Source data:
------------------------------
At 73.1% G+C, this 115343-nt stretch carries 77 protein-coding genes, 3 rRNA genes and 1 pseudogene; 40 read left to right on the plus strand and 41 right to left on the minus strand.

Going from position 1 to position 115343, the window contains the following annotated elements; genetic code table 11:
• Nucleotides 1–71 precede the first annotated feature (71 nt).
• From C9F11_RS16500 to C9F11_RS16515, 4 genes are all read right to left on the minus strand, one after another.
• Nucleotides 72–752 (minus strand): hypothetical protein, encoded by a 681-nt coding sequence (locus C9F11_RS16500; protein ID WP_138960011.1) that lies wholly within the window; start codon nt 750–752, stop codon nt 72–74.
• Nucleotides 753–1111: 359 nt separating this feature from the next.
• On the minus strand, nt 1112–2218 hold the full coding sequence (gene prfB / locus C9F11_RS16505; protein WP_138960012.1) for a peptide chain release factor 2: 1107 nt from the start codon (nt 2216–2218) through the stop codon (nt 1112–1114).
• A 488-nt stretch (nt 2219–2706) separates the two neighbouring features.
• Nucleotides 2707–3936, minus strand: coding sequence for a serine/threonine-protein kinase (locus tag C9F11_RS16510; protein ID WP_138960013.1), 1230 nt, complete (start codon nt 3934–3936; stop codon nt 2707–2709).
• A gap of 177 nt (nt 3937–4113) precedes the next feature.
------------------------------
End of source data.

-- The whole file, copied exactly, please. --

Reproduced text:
At 73.1% G+C, this 115343-nt stretch carries 77 protein-coding genes, 3 rRNA genes and 1 pseudogene; 40 read left to right on the plus strand and 41 right to left on the minus strand.

Going from position 1 to position 115343, the window contains the following annotated elements; genetic code table 11:
• Nucleotides 1–71 precede the first annotated feature (71 nt).
• From C9F11_RS16500 to C9F11_RS16515, 4 genes are all read right to left on the minus strand, one after another.
• Nucleotides 72–752 (minus strand): hypothetical protein, encoded by a 681-nt coding sequence (locus C9F11_RS16500; protein ID WP_138960011.1) that lies wholly within the window; start codon nt 750–752, stop codon nt 72–74.
• Nucleotides 753–1111: 359 nt separating this feature from the next.
• On the minus strand, nt 1112–2218 hold the full coding sequence (gene prfB / locus C9F11_RS16505; protein WP_138960012.1) for a peptide chain release factor 2: 1107 nt from the start codon (nt 2216–2218) through the stop codon (nt 1112–1114).
• A 488-nt stretch (nt 2219–2706) separates the two neighbouring features.
• Nucleotides 2707–3936, minus strand: coding sequence for a serine/threonine-protein kinase (locus tag C9F11_RS16510; protein ID WP_138960013.1), 1230 nt, complete (start codon nt 3934–3936; stop codon nt 2707–2709).
• A gap of 177 nt (nt 3937–4113) precedes the next feature.